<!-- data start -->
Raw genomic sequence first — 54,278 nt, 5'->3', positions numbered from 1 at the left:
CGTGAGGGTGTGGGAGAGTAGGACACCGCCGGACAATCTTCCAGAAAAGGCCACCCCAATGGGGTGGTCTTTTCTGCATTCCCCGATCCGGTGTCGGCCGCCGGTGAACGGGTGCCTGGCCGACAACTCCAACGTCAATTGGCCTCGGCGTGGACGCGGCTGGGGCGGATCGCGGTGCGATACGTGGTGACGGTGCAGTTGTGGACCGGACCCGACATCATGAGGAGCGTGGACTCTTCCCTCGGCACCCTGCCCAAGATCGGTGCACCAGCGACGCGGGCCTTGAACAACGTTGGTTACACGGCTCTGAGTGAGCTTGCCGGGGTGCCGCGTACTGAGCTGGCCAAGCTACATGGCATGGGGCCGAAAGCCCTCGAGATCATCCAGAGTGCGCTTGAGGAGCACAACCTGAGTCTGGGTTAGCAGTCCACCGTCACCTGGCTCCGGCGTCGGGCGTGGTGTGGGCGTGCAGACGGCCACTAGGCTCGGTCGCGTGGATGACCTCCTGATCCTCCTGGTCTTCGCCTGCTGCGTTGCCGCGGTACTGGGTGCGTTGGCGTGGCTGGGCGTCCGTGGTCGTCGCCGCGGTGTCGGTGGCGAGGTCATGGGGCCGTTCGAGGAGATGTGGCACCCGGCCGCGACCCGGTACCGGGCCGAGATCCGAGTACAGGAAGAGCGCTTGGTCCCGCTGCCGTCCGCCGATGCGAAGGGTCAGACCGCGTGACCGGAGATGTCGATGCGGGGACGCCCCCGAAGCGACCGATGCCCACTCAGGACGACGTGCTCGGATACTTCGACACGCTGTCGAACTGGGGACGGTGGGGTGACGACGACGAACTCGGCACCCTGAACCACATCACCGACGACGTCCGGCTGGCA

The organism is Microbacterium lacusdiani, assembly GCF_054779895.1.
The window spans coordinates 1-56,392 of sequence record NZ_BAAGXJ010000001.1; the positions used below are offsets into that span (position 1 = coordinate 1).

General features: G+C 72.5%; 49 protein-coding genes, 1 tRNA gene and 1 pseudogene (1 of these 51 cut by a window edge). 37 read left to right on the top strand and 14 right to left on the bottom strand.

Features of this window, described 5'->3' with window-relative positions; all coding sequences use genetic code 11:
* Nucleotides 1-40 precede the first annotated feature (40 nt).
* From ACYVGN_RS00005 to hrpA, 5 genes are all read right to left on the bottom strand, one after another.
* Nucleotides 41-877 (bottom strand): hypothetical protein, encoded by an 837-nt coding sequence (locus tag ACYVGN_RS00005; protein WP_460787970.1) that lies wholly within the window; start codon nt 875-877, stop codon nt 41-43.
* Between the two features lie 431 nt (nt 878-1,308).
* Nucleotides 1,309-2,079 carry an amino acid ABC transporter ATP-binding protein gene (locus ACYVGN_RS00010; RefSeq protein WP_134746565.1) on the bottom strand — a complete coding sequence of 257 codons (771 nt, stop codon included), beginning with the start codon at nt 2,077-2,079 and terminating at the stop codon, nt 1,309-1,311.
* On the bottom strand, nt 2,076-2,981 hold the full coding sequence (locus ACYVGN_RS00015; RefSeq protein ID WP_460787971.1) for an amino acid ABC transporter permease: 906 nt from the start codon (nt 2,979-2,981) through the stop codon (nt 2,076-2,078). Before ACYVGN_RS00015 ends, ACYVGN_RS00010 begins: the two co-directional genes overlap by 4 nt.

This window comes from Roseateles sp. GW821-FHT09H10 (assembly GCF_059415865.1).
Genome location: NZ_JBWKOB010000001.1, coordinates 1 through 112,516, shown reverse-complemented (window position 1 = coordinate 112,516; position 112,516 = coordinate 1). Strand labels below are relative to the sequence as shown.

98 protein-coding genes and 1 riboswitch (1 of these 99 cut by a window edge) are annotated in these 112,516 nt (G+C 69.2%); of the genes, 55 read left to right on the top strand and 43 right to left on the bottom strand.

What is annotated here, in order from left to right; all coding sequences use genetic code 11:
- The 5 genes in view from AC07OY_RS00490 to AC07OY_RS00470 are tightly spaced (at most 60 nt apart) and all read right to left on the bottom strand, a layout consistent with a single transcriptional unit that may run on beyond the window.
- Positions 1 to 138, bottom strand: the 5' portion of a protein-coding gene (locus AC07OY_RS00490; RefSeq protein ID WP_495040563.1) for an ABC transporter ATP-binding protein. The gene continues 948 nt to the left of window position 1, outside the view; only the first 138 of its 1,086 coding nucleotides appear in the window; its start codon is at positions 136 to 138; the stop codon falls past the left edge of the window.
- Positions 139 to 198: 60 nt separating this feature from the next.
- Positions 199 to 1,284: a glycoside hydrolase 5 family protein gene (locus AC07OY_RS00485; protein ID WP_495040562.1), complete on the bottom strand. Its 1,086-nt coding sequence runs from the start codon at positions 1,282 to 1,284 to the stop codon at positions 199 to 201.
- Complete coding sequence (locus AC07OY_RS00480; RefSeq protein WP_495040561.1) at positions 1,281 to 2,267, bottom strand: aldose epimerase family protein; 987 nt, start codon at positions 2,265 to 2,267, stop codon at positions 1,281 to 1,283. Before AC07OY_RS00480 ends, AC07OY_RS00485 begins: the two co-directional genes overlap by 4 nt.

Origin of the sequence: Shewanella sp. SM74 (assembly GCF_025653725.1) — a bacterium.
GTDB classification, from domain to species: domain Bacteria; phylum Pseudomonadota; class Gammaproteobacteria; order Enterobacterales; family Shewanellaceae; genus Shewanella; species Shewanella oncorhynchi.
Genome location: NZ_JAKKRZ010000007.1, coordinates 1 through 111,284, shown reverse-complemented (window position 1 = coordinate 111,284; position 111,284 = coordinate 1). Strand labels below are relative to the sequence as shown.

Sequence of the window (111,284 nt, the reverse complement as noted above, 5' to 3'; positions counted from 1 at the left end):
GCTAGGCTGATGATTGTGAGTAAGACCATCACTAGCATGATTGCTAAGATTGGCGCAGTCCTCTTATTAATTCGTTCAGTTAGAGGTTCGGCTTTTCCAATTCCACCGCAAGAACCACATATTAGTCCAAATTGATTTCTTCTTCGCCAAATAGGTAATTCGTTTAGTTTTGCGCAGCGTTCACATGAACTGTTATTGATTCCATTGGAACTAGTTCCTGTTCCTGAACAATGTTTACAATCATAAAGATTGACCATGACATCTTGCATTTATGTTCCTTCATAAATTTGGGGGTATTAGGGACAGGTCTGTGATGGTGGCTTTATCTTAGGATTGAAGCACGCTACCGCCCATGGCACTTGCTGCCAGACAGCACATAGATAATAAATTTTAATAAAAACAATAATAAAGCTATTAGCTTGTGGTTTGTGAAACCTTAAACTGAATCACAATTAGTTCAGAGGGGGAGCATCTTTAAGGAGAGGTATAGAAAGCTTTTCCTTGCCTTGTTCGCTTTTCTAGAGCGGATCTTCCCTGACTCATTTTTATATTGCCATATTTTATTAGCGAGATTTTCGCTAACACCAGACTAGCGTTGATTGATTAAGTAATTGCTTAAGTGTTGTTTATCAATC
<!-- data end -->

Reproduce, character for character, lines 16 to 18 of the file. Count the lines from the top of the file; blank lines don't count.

What is annotated here, in order from left to right; all coding sequences use genetic code 11:
- The 5 genes in view from AC07OY_RS00490 to AC07OY_RS00470 are tightly spaced (at most 60 nt apart) and all read right to left on the bottom strand, a layout consistent with a single transcriptional unit that may run on beyond the window.
- Positions 1 to 138, bottom strand: the 5' portion of a protein-coding gene (locus AC07OY_RS00490; RefSeq protein ID WP_495040563.1) for an ABC transporter ATP-binding protein. The gene continues 948 nt to the left of window position 1, outside the view; only the first 138 of its 1,086 coding nucleotides appear in the window; its start codon is at positions 136 to 138; the stop codon falls past the left edge of the window.